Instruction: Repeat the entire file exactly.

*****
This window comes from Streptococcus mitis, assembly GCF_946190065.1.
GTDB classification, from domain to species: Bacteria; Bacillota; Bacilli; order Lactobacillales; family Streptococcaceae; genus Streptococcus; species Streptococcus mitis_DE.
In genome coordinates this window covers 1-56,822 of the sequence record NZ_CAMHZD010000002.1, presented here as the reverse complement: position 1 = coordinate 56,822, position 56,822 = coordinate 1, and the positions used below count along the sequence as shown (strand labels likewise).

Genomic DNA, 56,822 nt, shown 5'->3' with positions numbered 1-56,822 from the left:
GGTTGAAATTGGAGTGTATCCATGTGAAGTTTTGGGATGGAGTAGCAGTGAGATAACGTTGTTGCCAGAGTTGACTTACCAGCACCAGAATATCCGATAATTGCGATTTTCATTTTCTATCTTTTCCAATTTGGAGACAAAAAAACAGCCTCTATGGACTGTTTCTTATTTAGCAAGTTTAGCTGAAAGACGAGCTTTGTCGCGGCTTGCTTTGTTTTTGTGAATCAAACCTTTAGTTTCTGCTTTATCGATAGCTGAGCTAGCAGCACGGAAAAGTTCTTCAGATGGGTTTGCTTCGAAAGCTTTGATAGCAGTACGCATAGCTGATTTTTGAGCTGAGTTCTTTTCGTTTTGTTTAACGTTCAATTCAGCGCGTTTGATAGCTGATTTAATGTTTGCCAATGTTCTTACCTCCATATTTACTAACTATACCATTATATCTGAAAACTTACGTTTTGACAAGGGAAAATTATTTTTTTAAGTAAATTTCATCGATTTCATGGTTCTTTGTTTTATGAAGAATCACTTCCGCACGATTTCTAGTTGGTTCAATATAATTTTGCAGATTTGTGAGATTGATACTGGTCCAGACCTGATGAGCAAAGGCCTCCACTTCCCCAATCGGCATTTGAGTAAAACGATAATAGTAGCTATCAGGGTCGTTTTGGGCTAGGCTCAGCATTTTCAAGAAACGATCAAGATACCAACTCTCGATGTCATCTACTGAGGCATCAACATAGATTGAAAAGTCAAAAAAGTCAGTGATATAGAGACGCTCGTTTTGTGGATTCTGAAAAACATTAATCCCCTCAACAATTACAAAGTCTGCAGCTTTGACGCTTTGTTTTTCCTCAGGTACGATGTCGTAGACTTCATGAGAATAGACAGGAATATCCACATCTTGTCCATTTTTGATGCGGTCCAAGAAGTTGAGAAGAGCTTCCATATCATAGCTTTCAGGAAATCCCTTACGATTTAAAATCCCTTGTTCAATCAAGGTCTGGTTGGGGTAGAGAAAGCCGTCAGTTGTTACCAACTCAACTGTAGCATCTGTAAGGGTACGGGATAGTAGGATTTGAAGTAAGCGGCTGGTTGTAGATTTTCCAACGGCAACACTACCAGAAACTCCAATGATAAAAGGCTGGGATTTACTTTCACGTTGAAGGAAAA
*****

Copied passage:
This window comes from Streptococcus mitis, assembly GCF_946190065.1.
GTDB classification, from domain to species: Bacteria; Bacillota; Bacilli; order Lactobacillales; family Streptococcaceae; genus Streptococcus; species Streptococcus mitis_DE.
In genome coordinates this window covers 1-56,822 of the sequence record NZ_CAMHZD010000002.1, presented here as the reverse complement: position 1 = coordinate 56,822, position 56,822 = coordinate 1, and the positions used below count along the sequence as shown (strand labels likewise).

Genomic DNA, 56,822 nt, shown 5'->3' with positions numbered 1-56,822 from the left:
GGTTGAAATTGGAGTGTATCCATGTGAAGTTTTGGGATGGAGTAGCAGTGAGATAACGTTGTTGCCAGAGTTGACTTACCAGCACCAGAATATCCGATAATTGCGATTTTCATTTTCTATCTTTTCCAATTTGGAGACAAAAAAACAGCCTCTATGGACTGTTTCTTATTTAGCAAGTTTAGCTGAAAGACGAGCTTTGTCGCGGCTTGCTTTGTTTTTGTGAATCAAACCTTTAGTTTCTGCTTTATCGATAGCTGAGCTAGCAGCACGGAAAAGTTCTTCAGATGGGTTTGCTTCGAAAGCTTTGATAGCAGTACGCATAGCTGATTTTTGAGCTGAGTTCTTTTCGTTTTGTTTAACGTTCAATTCAGCGCGTTTGATAGCTGATTTAATGTTTGCCAATGTTCTTACCTCCATATTTACTAACTATACCATTATATCTGAAAACTTACGTTTTGACAAGGGAAAATTATTTTTTTAAGTAAATTTCATCGATTTCATGGTTCTTTGTTTTATGAAGAATCACTTCCGCACGATTTCTAGTTGGTTCAATATAATTTTGCAGATTTGTGAGATTGATACTGGTCCAGACCTGATGAGCAAAGGCCTCCACTTCCCCAATCGGCATTTGAGTAAAACGATAATAGTAGCTATCAGGGTCGTTTTGGGCTAGGCTCAGCATTTTCAAGAAACGATCAAGATACCAACTCTCGATGTCATCTACTGAGGCATCAACATAGATTGAAAAGTCAAAAAAGTCAGTGATATAGAGACGCTCGTTTTGTGGATTCTGAAAAACATTAATCCCCTCAACAATTACAAAGTCTGCAGCTTTGACGCTTTGTTTTTCCTCAGGTACGATGTCGTAGACTTCATGAGAATAGACAGGAATATCCACATCTTGTCCATTTTTGATGCGGTCCAAGAAGTTGAGAAGAGCTTCCATATCATAGCTTTCAGGAAATCCCTTACGATTTAAAATCCCTTGTTCAATCAAGGTCTGGTTGGGGTAGAGAAAGCCGTCAGTTGTTACCAACTCAACTGTAGCATCTGTAAGGGTACGGGATAGTAGGATTTGAAGTAAGCGGCTGGTTGTAGATTTTCCAACGGCAACACTACCAGAAACTCCAATGATAAAAGGCTGGGATTTACTTTCACGTTGAAGGAAAA